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Baseball and Beyond

September 20th, 2017

By Chris Lubanski

To say that baseball has been an enormous influence in my life would be an understatement. The myriad chapters I experienced from the countless hours playing soft toss in the basement with my dad to competing for nine seasons as a professional player afforded me some amazing opportunities. My baseball accomplishments—national high school player of the year, Team USA medalist, a Major League Baseball First Round draft pick—built the foundation that allowed me to excel and graduate from the University of Pennsylvania and enter the competitive world of finance once my career on the diamond was over. This foundation that baseball paved for me can be broken down into three words: prepare, perform, persist.

I recall some advice that a coach once shared with me many years ago, “…talent alone isn’t enough, you need to harness it, develop it.” That stuck with me even as a small boy and certainly a “fact of life” that I witnessed once I reached high school and began to travel the circuit as a prospect on the national stage. Crisscrossing the country playing for the USA Baseball National Team program while participating in numerous high profile scouting events, I was competing with and against “the cream of the crop” in venues from Arizona to Missouri to Florida as well as the top players in my own backyard. I discovered quickly that to have a fighting chance of realizing my potential and goals I had to outwork everyone else. I also had to adapt to changing circumstances, pick the brains of those who had already achieved success and hone my instincts to help make me a better, smarter, and more productive athlete. The approach that I subscribed to was simple but powerful:

Prepare. So many things in life are out of our control but preparation isn’t usually one of them.  My dad would always ask me, “Is there someone out there working harder than you?” I decided early on that accomplishing my goals would not be undermined by the lack of effort. I would go the extra mile again and again to prepare myself. That preparation led to greater confidence while strengthening my tools and abilities.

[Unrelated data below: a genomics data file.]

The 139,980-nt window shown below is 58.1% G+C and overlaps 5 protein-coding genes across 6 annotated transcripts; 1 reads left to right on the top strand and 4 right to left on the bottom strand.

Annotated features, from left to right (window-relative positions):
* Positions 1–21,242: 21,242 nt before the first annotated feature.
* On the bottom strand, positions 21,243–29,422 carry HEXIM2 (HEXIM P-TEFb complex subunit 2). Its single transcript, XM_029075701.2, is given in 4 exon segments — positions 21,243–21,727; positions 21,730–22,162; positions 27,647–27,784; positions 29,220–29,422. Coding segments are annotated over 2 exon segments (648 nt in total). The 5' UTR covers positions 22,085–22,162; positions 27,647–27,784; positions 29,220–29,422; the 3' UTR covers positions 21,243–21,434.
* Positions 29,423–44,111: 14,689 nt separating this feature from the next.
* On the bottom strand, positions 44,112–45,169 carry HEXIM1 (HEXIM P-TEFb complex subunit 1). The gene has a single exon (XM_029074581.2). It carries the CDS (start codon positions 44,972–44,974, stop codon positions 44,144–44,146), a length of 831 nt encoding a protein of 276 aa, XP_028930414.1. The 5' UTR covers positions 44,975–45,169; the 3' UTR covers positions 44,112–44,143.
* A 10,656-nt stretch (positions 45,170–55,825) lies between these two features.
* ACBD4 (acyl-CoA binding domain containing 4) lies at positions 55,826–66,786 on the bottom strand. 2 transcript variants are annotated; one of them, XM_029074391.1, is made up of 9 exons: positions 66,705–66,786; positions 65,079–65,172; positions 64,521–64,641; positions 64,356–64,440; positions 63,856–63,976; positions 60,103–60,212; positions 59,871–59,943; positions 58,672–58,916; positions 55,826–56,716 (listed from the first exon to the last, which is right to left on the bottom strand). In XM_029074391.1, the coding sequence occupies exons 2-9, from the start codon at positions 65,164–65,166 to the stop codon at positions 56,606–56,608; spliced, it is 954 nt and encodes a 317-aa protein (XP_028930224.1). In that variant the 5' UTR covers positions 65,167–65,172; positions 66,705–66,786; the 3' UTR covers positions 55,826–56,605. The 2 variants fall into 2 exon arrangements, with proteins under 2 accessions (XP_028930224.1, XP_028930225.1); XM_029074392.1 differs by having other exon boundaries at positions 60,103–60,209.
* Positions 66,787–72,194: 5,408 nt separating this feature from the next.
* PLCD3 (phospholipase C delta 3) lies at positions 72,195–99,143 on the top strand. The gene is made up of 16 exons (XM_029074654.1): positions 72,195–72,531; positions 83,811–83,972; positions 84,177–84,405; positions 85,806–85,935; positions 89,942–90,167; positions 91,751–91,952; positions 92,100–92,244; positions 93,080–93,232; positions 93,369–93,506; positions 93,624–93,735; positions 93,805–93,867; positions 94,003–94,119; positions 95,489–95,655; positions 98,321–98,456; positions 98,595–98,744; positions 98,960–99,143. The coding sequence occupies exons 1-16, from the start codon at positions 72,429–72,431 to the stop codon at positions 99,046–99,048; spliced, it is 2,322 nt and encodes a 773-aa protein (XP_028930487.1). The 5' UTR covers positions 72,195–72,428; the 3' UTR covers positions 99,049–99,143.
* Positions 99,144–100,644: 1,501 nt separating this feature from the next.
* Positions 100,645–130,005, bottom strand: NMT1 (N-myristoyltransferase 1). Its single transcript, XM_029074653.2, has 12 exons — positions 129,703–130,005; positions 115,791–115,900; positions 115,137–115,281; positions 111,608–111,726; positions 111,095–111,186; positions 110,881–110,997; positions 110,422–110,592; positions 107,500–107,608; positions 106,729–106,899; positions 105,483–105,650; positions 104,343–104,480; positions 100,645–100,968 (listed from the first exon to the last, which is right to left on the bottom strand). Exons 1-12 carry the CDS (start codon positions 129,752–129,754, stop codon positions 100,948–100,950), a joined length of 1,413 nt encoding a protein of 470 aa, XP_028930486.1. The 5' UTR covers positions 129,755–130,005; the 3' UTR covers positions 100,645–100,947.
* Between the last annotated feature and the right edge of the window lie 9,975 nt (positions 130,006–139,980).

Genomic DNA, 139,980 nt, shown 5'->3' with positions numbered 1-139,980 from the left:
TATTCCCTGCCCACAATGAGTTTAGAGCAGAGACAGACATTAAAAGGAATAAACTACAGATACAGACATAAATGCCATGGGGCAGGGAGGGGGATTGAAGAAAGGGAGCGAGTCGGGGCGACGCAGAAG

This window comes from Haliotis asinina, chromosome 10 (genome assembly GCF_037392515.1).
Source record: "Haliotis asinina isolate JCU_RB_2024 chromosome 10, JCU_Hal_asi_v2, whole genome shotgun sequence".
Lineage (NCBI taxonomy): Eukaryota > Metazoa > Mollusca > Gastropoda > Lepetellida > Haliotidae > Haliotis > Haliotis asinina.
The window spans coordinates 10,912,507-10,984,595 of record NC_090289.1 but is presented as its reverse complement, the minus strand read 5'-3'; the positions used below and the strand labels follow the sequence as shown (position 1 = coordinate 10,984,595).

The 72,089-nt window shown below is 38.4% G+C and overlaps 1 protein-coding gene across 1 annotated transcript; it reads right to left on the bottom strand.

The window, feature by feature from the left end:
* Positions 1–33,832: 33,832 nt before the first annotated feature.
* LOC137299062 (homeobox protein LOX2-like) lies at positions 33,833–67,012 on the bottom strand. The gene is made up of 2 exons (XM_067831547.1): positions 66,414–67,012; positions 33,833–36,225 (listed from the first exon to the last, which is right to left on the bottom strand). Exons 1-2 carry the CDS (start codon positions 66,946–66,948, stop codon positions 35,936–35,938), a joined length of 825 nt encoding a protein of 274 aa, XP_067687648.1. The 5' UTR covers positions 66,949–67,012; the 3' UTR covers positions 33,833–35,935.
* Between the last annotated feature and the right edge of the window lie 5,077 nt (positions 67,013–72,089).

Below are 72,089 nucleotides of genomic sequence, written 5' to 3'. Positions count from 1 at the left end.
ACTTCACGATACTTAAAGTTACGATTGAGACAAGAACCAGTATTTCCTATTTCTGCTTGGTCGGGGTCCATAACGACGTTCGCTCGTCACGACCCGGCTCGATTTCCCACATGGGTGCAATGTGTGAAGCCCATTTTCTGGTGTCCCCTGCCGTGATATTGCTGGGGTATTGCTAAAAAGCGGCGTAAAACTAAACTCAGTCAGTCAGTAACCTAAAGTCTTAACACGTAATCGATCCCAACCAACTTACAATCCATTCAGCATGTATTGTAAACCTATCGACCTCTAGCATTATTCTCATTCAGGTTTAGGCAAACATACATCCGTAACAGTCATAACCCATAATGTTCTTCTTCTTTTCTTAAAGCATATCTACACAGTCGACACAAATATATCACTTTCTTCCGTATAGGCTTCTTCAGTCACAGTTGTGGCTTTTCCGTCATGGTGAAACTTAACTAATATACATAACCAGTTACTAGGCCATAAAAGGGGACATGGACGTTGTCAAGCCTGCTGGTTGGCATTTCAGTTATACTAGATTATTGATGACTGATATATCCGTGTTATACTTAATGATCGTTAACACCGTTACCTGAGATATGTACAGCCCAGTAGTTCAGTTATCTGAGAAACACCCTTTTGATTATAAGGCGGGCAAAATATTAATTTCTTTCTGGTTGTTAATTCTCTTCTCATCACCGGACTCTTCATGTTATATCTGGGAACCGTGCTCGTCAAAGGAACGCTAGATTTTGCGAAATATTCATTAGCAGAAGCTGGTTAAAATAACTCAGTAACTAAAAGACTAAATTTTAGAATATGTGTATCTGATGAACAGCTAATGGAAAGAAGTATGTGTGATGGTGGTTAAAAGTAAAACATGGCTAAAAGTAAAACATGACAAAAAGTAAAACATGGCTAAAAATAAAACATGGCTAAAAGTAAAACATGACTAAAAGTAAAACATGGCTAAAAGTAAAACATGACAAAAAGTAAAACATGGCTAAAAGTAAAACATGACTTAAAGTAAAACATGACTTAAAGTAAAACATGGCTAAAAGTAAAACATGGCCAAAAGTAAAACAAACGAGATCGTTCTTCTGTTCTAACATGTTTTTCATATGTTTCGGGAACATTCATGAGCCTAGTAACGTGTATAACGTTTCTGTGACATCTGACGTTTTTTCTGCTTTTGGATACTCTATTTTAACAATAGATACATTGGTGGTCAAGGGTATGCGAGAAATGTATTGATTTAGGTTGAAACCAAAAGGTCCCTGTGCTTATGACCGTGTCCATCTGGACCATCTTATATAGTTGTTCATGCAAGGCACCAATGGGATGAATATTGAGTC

Perform. The world can be aggressive and, ultimately, performance counts.  You may be the hardest worker on the planet but results matter…in school, in baseball, in business, and in life. Get the job done or, better yet, perform to exceed expectations. Baseball prospects learn that “someone is always watching”. How you perform and how you conduct yourself personally and professionally can make a difference, positive or negative, in the long run.

Persist. Adversity may strike, situations will change, and competition can intensify. Persevering can be key. You are more in the driver’s seat than you may think at times. Failure can be common but the real tragedy in failing is not rising above it.  Very often, you will need to battle through and move past the obstacles while always searching for better, more creative ways to reach your goals. Sometimes those goals won’t be realized regardless of your best efforts. When that happens, look deeper for all the lessons learned and apply them as you begin to explore new paths, opportunities, and relationships.

Little did I know while I was playing baseball that this same exact approach—prepare, perform, persist—would guide me as I transitioned from professional sports to full-time college studies to an entirely new career. After spending two decades with the game I love, looking ahead to many years in the big leagues, and devoting all of my time, effort, and heart to becoming the best baseball player I could be, my climb to Major League Baseball was derailed by injury. It was time for other doors to open and although the bulk of my experience was as an athlete, the fundamentals of achieving success in the classroom and in business would be the same regardless of what was behind those doors. It’s not always about where you start but where you finish. The values that propelled me as an athlete continue to drive the accomplishment that I strive to attain today and tomorrow.

Chris graduated in 2016 from the University of Pennsylvania. He currently is a Financial Analyst with Wells Fargo in Philadelphia. Click here to connect with Chris on LinkedIn. 

4 Responses to “Baseball and Beyond”

  1. Matt says:

    Great stuff!

  2. JR Sweet says:

    Top notch kid! Success is worthy of hard work in any vocation. Focus , delayed gratification and persistence is the key to happiness!

  3. Marty says:

    Chris

    Thanks for writing this article. Life is full of surprises but hard work, strong goals and a never quit attitude will take you to where we are intended to be by a power greater than ourselves. Once that’s established there is no limit what you can achieve when the desire is present.

  4. Mark Knudson says:

    Chris hits it on the barrel when he says “talent alone is not enough.” Persistence is the best character trait any athlete can have at any level. Nice work.

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